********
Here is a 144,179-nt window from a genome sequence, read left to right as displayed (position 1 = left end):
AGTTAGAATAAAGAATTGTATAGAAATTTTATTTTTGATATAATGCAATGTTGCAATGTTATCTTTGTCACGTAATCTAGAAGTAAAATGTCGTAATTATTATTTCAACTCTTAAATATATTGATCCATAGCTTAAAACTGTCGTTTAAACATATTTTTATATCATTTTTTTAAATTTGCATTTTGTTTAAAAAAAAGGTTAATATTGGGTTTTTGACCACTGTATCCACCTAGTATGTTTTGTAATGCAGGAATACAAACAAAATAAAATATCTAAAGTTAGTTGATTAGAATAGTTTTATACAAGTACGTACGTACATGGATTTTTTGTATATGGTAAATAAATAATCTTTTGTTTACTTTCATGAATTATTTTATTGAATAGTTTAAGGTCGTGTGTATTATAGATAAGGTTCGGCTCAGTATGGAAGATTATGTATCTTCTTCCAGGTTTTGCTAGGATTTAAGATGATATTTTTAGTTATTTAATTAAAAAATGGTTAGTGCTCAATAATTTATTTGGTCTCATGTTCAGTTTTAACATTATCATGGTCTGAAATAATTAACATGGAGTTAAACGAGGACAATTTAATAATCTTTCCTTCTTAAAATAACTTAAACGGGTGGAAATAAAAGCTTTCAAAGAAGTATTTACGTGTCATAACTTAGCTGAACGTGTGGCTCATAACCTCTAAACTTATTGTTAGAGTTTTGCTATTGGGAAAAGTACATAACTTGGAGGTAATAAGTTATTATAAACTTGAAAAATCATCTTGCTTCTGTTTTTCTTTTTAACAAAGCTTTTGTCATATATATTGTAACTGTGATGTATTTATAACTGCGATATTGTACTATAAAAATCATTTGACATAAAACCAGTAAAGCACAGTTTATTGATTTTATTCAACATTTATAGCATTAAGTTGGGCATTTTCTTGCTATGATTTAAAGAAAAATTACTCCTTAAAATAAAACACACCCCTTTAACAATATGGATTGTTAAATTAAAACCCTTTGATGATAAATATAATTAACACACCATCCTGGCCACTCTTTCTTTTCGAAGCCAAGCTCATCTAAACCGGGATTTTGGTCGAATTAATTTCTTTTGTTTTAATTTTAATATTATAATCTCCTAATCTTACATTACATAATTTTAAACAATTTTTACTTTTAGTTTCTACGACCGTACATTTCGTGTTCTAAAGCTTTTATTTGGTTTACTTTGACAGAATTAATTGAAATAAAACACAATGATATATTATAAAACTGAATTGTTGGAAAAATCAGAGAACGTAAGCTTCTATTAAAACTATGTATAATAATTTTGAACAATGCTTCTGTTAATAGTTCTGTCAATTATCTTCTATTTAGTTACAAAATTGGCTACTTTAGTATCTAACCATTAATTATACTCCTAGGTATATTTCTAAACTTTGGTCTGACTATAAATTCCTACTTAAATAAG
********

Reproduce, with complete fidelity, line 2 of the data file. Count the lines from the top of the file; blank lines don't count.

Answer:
AGTTAGAATAAAGAATTGTATAGAAATTTTATTTTTGATATAATGCAATGTTGCAATGTTATCTTTGTCACGTAATCTAGAAGTAAAATGTCGTAATTATTATTTCAACTCTTAAATATATTGATCCATAGCTTAAAACTGTCGTTTAAACATATTTTTATATCATTTTTTTAAATTTGCATTTTGTTTAAAAAAAAGGTTAATATTGGGTTTTTGACCACTGTATCCACCTAGTATGTTTTGTAATGCAGGAATACAAACAAAATAAAATATCTAAAGTTAGTTGATTAGAATAGTTTTATACAAGTACGTACGTACATGGATTTTTTGTATATGGTAAATAAATAATCTTTTGTTTACTTTCATGAATTATTTTATTGAATAGTTTAAGGTCGTGTGTATTATAGATAAGGTTCGGCTCAGTATGGAAGATTATGTATCTTCTTCCAGGTTTTGCTAGGATTTAAGATGATATTTTTAGTTATTTAATTAAAAAATGGTTAGTGCTCAATAATTTATTTGGTCTCATGTTCAGTTTTAACATTATCATGGTCTGAAATAATTAACATGGAGTTAAACGAGGACAATTTAATAATCTTTCCTTCTTAAAATAACTTAAACGGGTGGAAATAAAAGCTTTCAAAGAAGTATTTACGTGTCATAACTTAGCTGAACGTGTGGCTCATAACCTCTAAACTTATTGTTAGAGTTTTGCTATTGGGAAAAGTACATAACTTGGAGGTAATAAGTTATTATAAACTTGAAAAATCATCTTGCTTCTGTTTTTCTTTTTAACAAAGCTTTTGTCATATATATTGTAACTGTGATGTATTTATAACTGCGATATTGTACTATAAAAATCATTTGACATAAAACCAGTAAAGCACAGTTTATTGATTTTATTCAACATTTATAGCATTAAGTTGGGCATTTTCTTGCTATGATTTAAAGAAAAATTACTCCTTAAAATAAAACACACCCCTTTAACAATATGGATTGTTAAATTAAAACCCTTTGATGATAAATATAATTAACACACCATCCTGGCCACTCTTTCTTTTCGAAGCCAAGCTCATCTAAACCGGGATTTTGGTCGAATTAATTTCTTTTGTTTTAATTTTAATATTATAATCTCCTAATCTTACATTACATAATTTTAAACAATTTTTACTTTTAGTTTCTACGACCGTACATTTCGTGTTCTAAAGCTTTTATTTGGTTTACTTTGACAGAATTAATTGAAATAAAACACAATGATATATTATAAAACTGAATTGTTGGAAAAATCAGAGAACGTAAGCTTCTATTAAAACTATGTATAATAATTTTGAACAATGCTTCTGTTAATAGTTCTGTCAATTATCTTCTATTTAGTTACAAAATTGGCTACTTTAGTATCTAACCATTAATTATACTCCTAGGTATATTTCTAAACTTTGGTCTGACTATAAATTCCTACTTAAATAAG